A young family’s residence in Short Hills, New Jersey is just the kind of historically interesting yet design-challenged project at which Brockschmidt and Coleman excel. One of the original 19th-century Victorian houses developer Stewart Hartschorn built as part of the upscale planned community, it had been remodeled by the early 1900s in the Classical Revival style. And by the time its present-day owners came to the designers, “the vaguely Italianate gray stucco facade was actually rather attractive and a starting point for our color scheme,” Brockschmidt says. Adds Coleman, “The couple are such great stewards of old houses like this one. They wanted to preserve and enhance the original architecture but still have their modern furniture and conveniences, too.”
She and Brockschmidt set an ebullient tone in the entrance hall with an eye-popping Adelphi wallpaper based on an 1806 circular pattern. The clients collect abstract contemporary art, so the designers painted most of the home’s walls creamy white and pale blue and deployed shapely furnishings, including Biedermeier, Empire and 20th-century Scandinavian pieces, that give the rooms personality but don’t feel overtly curated. Suggesting family heirlooms, the entry’s Biedermeier chairs, bought from Greenwich Living Antiques, join graceful contemporary wing chairs from Liz O’Brien. In the wife’s office, a stately Swedish Art Deco walnut desk is paired with a steel-frame mid-century-modern chair. Coleman and Brockschmidt pulled out all the stops in the dining room, where the clients frequently entertain family and friends. A fanciful de Gournay floral wallpaper picks up the hues of a flamboyantly patterned rug, and an ornate 1870s crystal chandelier — another 1stdibs find, this one from the Los Angeles dealer Obsolete — hangs above a contemporary dining set inspired by a classical design. The result is a joyous atmosphere, whose successful evocation owes much to the designers’ deft melding of fine old-world details with youthful new-world panache.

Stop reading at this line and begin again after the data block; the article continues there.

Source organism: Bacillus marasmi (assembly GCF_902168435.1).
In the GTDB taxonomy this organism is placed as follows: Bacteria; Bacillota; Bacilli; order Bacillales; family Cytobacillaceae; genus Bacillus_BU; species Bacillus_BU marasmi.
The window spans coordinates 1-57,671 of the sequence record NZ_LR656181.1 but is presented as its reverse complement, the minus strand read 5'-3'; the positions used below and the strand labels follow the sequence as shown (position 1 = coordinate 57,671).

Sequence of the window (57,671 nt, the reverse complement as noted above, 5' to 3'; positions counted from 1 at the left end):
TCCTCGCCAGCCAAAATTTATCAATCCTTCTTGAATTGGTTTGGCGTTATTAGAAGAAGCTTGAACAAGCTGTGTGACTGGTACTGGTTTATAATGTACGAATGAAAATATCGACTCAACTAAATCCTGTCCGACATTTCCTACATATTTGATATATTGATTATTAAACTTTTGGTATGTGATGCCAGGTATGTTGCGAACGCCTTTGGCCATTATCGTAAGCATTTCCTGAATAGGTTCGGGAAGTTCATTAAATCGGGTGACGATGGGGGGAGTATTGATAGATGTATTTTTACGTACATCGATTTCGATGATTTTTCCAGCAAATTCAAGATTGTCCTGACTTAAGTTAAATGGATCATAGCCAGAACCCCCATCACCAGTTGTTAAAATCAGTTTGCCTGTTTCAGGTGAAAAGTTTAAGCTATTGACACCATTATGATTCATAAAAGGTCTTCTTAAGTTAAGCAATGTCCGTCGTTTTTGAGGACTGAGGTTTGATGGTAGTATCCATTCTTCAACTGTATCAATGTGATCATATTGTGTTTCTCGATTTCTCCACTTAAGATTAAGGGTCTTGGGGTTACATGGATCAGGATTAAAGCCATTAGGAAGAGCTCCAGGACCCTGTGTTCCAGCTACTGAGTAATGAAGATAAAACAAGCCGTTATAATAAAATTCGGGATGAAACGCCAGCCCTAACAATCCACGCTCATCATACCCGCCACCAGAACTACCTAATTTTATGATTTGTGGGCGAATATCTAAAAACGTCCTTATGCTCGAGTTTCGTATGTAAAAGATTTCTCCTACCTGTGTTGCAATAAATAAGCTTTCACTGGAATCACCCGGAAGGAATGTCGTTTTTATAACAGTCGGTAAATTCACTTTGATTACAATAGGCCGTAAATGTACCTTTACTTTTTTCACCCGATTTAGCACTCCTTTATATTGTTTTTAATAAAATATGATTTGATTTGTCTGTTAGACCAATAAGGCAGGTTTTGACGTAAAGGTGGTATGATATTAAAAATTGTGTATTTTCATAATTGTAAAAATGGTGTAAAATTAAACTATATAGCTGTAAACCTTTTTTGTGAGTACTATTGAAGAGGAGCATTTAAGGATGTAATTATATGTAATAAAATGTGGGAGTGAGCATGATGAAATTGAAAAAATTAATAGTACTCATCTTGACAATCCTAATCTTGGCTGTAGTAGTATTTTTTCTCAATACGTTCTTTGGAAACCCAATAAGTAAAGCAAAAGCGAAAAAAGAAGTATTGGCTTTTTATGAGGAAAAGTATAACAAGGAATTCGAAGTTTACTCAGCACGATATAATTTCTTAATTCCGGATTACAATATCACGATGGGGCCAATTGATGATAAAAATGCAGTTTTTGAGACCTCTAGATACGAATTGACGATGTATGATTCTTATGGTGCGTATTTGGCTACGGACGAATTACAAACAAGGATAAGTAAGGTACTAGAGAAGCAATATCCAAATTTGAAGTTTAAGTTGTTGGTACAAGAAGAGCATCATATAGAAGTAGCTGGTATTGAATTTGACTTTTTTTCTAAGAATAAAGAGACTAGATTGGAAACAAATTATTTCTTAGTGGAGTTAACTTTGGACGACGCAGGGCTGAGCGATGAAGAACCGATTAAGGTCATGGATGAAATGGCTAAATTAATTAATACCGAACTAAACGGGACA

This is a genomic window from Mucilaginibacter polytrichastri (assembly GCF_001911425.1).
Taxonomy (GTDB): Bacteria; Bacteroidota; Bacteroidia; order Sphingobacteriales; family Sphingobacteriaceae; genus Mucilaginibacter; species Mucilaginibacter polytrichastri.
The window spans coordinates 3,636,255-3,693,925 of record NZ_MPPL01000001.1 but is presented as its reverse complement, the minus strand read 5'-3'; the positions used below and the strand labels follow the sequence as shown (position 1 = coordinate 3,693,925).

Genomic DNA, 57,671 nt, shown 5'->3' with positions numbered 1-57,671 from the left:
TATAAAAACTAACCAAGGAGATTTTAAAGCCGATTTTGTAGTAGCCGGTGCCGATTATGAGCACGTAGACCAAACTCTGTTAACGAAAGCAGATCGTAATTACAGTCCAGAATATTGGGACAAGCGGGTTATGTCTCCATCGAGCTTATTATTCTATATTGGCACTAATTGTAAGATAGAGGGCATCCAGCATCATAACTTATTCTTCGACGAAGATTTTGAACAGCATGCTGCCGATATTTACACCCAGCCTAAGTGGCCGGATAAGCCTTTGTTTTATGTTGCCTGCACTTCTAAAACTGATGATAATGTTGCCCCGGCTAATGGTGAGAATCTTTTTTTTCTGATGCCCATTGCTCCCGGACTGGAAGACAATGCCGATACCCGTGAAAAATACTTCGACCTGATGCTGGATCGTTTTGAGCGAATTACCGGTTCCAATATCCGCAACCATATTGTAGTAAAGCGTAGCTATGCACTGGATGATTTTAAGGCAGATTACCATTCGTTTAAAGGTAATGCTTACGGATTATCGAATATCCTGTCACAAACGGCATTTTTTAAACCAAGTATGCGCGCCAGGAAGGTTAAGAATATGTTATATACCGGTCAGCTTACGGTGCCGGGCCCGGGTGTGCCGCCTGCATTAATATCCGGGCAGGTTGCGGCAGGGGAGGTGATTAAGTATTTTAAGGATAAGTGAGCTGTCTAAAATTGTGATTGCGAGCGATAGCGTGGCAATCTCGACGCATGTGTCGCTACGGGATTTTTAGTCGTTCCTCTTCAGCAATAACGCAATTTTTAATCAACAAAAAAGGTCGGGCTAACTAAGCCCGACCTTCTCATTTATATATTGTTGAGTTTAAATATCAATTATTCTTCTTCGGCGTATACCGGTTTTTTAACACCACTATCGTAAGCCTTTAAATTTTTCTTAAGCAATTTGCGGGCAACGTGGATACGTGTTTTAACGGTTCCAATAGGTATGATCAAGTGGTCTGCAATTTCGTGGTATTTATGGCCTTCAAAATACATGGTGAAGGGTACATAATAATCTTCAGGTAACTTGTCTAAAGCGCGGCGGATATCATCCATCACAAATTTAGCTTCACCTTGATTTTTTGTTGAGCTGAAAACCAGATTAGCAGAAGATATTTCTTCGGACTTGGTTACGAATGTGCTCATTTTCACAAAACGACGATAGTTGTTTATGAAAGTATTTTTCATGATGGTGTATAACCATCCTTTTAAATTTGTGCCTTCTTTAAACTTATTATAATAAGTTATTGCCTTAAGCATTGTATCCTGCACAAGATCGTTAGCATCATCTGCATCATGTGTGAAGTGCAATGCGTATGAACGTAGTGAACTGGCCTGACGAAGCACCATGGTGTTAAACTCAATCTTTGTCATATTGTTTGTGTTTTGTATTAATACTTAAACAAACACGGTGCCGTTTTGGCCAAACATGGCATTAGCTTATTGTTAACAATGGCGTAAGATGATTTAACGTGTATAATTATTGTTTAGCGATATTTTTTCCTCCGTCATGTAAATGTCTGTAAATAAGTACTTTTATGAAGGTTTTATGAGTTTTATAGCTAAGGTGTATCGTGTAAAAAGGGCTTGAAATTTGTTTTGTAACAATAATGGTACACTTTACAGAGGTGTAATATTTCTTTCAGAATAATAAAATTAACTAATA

Describing the dining-room chandelier, Coleman says, “It has such great exuberance — it’s really charming and not so serious.” She could as well be referring to her and her partner’s work.